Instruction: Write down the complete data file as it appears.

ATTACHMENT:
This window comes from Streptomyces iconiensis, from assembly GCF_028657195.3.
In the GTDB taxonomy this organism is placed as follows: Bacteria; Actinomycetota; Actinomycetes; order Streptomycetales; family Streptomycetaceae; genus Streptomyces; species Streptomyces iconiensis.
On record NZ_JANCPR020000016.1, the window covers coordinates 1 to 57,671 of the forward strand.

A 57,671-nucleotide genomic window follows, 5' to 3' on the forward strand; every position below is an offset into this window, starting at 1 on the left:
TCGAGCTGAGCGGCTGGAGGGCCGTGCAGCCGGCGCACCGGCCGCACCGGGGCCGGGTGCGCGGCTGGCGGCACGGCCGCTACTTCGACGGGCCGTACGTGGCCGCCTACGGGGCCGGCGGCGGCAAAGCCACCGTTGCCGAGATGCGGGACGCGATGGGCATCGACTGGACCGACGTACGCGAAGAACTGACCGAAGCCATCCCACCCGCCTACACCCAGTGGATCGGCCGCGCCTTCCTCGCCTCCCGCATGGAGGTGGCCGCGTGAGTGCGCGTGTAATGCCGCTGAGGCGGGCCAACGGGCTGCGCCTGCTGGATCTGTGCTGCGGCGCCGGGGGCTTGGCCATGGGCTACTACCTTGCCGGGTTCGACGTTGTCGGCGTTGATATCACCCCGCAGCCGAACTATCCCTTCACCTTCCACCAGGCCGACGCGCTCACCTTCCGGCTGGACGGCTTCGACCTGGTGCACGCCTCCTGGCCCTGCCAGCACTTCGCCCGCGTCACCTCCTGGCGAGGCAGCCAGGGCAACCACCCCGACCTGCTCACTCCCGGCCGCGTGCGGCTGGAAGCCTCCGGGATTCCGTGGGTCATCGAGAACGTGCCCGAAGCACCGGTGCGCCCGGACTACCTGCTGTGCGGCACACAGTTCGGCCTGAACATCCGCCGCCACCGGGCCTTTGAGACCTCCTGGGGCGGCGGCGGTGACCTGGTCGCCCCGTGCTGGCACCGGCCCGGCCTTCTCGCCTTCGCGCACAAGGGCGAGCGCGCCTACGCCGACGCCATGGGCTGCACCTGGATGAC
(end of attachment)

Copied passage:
This window comes from Streptomyces iconiensis, from assembly GCF_028657195.3.
In the GTDB taxonomy this organism is placed as follows: Bacteria; Actinomycetota; Actinomycetes; order Streptomycetales; family Streptomycetaceae; genus Streptomyces; species Streptomyces iconiensis.
On record NZ_JANCPR020000016.1, the window covers coordinates 1 to 57,671 of the forward strand.

A 57,671-nucleotide genomic window follows, 5' to 3' on the forward strand; every position below is an offset into this window, starting at 1 on the left:
TCGAGCTGAGCGGCTGGAGGGCCGTGCAGCCGGCGCACCGGCCGCACCGGGGCCGGGTGCGCGGCTGGCGGCACGGCCGCTACTTCGACGGGCCGTACGTGGCCGCCTACGGGGCCGGCGGCGGCAAAGCCACCGTTGCCGAGATGCGGGACGCGATGGGCATCGACTGGACCGACGTACGCGAAGAACTGACCGAAGCCATCCCACCCGCCTACACCCAGTGGATCGGCCGCGCCTTCCTCGCCTCCCGCATGGAGGTGGCCGCGTGAGTGCGCGTGTAATGCCGCTGAGGCGGGCCAACGGGCTGCGCCTGCTGGATCTGTGCTGCGGCGCCGGGGGCTTGGCCATGGGCTACTACCTTGCCGGGTTCGACGTTGTCGGCGTTGATATCACCCCGCAGCCGAACTATCCCTTCACCTTCCACCAGGCCGACGCGCTCACCTTCCGGCTGGACGGCTTCGACCTGGTGCACGCCTCCTGGCCCTGCCAGCACTTCGCCCGCGTCACCTCCTGGCGAGGCAGCCAGGGCAACCACCCCGACCTGCTCACTCCCGGCCGCGTGCGGCTGGAAGCCTCCGGGATTCCGTGGGTCATCGAGAACGTGCCCGAAGCACCGGTGCGCCCGGACTACCTGCTGTGCGGCACACAGTTCGGCCTGAACATCCGCCGCCACCGGGCCTTTGAGACCTCCTGGGGCGGCGGCGGTGACCTGGTCGCCCCGTGCTGGCACCGGCCCGGCCTTCTCGCCTTCGCGCACAAGGGCGAGCGCGCCTACGCCGACGCCATGGGCTGCACCTGGATGAC